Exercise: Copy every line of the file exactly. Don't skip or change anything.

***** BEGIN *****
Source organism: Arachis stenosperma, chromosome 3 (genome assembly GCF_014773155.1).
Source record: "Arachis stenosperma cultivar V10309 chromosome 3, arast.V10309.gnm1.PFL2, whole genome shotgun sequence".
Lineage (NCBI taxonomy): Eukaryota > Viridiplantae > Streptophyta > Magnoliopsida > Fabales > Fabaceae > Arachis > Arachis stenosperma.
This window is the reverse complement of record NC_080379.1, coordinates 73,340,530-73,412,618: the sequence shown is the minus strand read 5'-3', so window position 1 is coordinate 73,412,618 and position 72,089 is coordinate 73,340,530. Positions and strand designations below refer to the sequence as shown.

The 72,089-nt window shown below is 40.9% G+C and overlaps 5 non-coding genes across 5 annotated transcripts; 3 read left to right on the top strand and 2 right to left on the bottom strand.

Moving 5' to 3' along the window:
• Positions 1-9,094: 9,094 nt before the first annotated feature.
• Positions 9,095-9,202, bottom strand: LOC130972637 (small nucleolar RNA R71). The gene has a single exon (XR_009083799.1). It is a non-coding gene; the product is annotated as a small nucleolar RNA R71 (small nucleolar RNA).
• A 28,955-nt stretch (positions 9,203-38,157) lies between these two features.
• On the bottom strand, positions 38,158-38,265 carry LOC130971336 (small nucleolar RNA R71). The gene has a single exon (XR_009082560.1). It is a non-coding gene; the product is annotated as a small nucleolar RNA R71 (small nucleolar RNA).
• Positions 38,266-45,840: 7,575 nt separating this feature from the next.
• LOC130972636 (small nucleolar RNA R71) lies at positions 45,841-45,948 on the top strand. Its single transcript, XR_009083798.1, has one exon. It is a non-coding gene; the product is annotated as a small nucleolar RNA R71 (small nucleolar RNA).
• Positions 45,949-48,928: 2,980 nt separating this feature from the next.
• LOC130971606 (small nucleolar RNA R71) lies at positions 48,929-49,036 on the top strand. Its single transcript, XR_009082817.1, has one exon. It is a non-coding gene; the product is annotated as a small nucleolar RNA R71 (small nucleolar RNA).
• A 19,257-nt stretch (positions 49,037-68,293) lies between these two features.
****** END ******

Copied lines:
Source organism: Arachis stenosperma, chromosome 3 (genome assembly GCF_014773155.1).
Source record: "Arachis stenosperma cultivar V10309 chromosome 3, arast.V10309.gnm1.PFL2, whole genome shotgun sequence".
Lineage (NCBI taxonomy): Eukaryota > Viridiplantae > Streptophyta > Magnoliopsida > Fabales > Fabaceae > Arachis > Arachis stenosperma.
This window is the reverse complement of record NC_080379.1, coordinates 73,340,530-73,412,618: the sequence shown is the minus strand read 5'-3', so window position 1 is coordinate 73,412,618 and position 72,089 is coordinate 73,340,530. Positions and strand designations below refer to the sequence as shown.

The 72,089-nt window shown below is 40.9% G+C and overlaps 5 non-coding genes across 5 annotated transcripts; 3 read left to right on the top strand and 2 right to left on the bottom strand.

Moving 5' to 3' along the window:
• Positions 1-9,094: 9,094 nt before the first annotated feature.
• Positions 9,095-9,202, bottom strand: LOC130972637 (small nucleolar RNA R71). The gene has a single exon (XR_009083799.1). It is a non-coding gene; the product is annotated as a small nucleolar RNA R71 (small nucleolar RNA).
• A 28,955-nt stretch (positions 9,203-38,157) lies between these two features.
• On the bottom strand, positions 38,158-38,265 carry LOC130971336 (small nucleolar RNA R71). The gene has a single exon (XR_009082560.1). It is a non-coding gene; the product is annotated as a small nucleolar RNA R71 (small nucleolar RNA).
• Positions 38,266-45,840: 7,575 nt separating this feature from the next.
• LOC130972636 (small nucleolar RNA R71) lies at positions 45,841-45,948 on the top strand. Its single transcript, XR_009083798.1, has one exon. It is a non-coding gene; the product is annotated as a small nucleolar RNA R71 (small nucleolar RNA).
• Positions 45,949-48,928: 2,980 nt separating this feature from the next.
• LOC130971606 (small nucleolar RNA R71) lies at positions 48,929-49,036 on the top strand. Its single transcript, XR_009082817.1, has one exon. It is a non-coding gene; the product is annotated as a small nucleolar RNA R71 (small nucleolar RNA).
• A 19,257-nt stretch (positions 49,037-68,293) lies between these two features.